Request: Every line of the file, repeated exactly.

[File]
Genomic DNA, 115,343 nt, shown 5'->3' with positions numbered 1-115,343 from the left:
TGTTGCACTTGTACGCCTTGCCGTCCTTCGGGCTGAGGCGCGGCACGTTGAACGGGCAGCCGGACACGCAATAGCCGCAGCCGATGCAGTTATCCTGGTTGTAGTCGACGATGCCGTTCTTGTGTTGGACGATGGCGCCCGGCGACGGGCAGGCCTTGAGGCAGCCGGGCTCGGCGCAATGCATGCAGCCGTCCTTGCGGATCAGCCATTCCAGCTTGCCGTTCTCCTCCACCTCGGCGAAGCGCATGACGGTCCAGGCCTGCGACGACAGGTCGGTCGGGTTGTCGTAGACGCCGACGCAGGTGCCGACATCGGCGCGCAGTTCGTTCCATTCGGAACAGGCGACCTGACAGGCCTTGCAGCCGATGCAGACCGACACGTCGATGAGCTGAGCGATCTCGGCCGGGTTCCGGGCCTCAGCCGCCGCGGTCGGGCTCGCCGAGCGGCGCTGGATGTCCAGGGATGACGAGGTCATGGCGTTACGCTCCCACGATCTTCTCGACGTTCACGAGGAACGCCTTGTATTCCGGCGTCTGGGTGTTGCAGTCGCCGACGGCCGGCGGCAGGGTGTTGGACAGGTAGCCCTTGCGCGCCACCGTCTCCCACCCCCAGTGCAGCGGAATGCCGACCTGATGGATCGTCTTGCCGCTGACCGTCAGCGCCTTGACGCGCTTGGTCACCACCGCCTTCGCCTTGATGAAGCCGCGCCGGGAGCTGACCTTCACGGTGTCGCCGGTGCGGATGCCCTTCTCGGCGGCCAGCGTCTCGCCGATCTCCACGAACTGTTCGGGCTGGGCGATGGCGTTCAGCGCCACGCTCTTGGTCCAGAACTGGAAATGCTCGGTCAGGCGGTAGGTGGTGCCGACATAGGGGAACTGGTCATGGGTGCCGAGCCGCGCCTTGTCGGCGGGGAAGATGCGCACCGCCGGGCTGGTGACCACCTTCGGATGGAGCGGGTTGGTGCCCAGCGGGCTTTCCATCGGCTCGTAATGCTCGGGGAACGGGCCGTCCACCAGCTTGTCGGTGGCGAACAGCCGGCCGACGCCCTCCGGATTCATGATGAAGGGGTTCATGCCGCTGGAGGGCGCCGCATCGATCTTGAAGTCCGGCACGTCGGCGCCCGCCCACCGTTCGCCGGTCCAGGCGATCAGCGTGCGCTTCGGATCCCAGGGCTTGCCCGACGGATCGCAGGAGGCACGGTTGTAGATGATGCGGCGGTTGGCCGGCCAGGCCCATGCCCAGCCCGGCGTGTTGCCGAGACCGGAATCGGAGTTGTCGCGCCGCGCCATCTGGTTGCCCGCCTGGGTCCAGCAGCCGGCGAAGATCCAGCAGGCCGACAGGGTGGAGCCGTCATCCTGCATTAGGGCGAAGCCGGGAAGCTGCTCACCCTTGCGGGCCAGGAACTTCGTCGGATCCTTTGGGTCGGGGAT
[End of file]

Genomic DNA, 115,343 nt, shown 5'->3' with positions numbered 1-115,343 from the left:
TGTTGCACTTGTACGCCTTGCCGTCCTTCGGGCTGAGGCGCGGCACGTTGAACGGGCAGCCGGACACGCAATAGCCGCAGCCGATGCAGTTATCCTGGTTGTAGTCGACGATGCCGTTCTTGTGTTGGACGATGGCGCCCGGCGACGGGCAGGCCTTGAGGCAGCCGGGCTCGGCGCAATGCATGCAGCCGTCCTTGCGGATCAGCCATTCCAGCTTGCCGTTCTCCTCCACCTCGGCGAAGCGCATGACGGTCCAGGCCTGCGACGACAGGTCGGTCGGGTTGTCGTAGACGCCGACGCAGGTGCCGACATCGGCGCGCAGTTCGTTCCATTCGGAACAGGCGACCTGACAGGCCTTGCAGCCGATGCAGACCGACACGTCGATGAGCTGAGCGATCTCGGCCGGGTTCCGGGCCTCAGCCGCCGCGGTCGGGCTCGCCGAGCGGCGCTGGATGTCCAGGGATGACGAGGTCATGGCGTTACGCTCCCACGATCTTCTCGACGTTCACGAGGAACGCCTTGTATTCCGGCGTCTGGGTGTTGCAGTCGCCGACGGCCGGCGGCAGGGTGTTGGACAGGTAGCCCTTGCGCGCCACCGTCTCCCACCCCCAGTGCAGCGGAATGCCGACCTGATGGATCGTCTTGCCGCTGACCGTCAGCGCCTTGACGCGCTTGGTCACCACCGCCTTCGCCTTGATGAAGCCGCGCCGGGAGCTGACCTTCACGGTGTCGCCGGTGCGGATGCCCTTCTCGGCGGCCAGCGTCTCGCCGATCTCCACGAACTGTTCGGGCTGGGCGATGGCGTTCAGCGCCACGCTCTTGGTCCAGAACTGGAAATGCTCGGTCAGGCGGTAGGTGGTGCCGACATAGGGGAACTGGTCATGGGTGCCGAGCCGCGCCTTGTCGGCGGGGAAGATGCGCACCGCCGGGCTGGTGACCACCTTCGGATGGAGCGGGTTGGTGCCCAGCGGGCTTTCCATCGGCTCGTAATGCTCGGGGAACGGGCCGTCCACCAGCTTGTCGGTGGCGAACAGCCGGCCGACGCCCTCCGGATTCATGATGAAGGGGTTCATGCCGCTGGAGGGCGCCGCATCGATCTTGAAGTCCGGCACGTCGGCGCCCGCCCACCGTTCGCCGGTCCAGGCGATCAGCGTGCGCTTCGGATCCCAGGGCTTGCCCGACGGATCGCAGGAGGCACGGTTGTAGATGATGCGGCGGTTGGCCGGCCAGGCCCATGCCCAGCCCGGCGTGTTGCCGAGACCGGAATCGGAGTTGTCGCGCCGCGCCATCTGGTTGCCCGCCTGGGTCCAGCAGCCGGCGAAGATCCAGCAGGCCGACAGGGTGGAGCCGTCATCCTGCATTAGGGCGAAGCCGGGAAGCTGCTCACCCTTGCGGGCCAGGAACTTCGTCGGATCCTTTGGGTCGGGGAT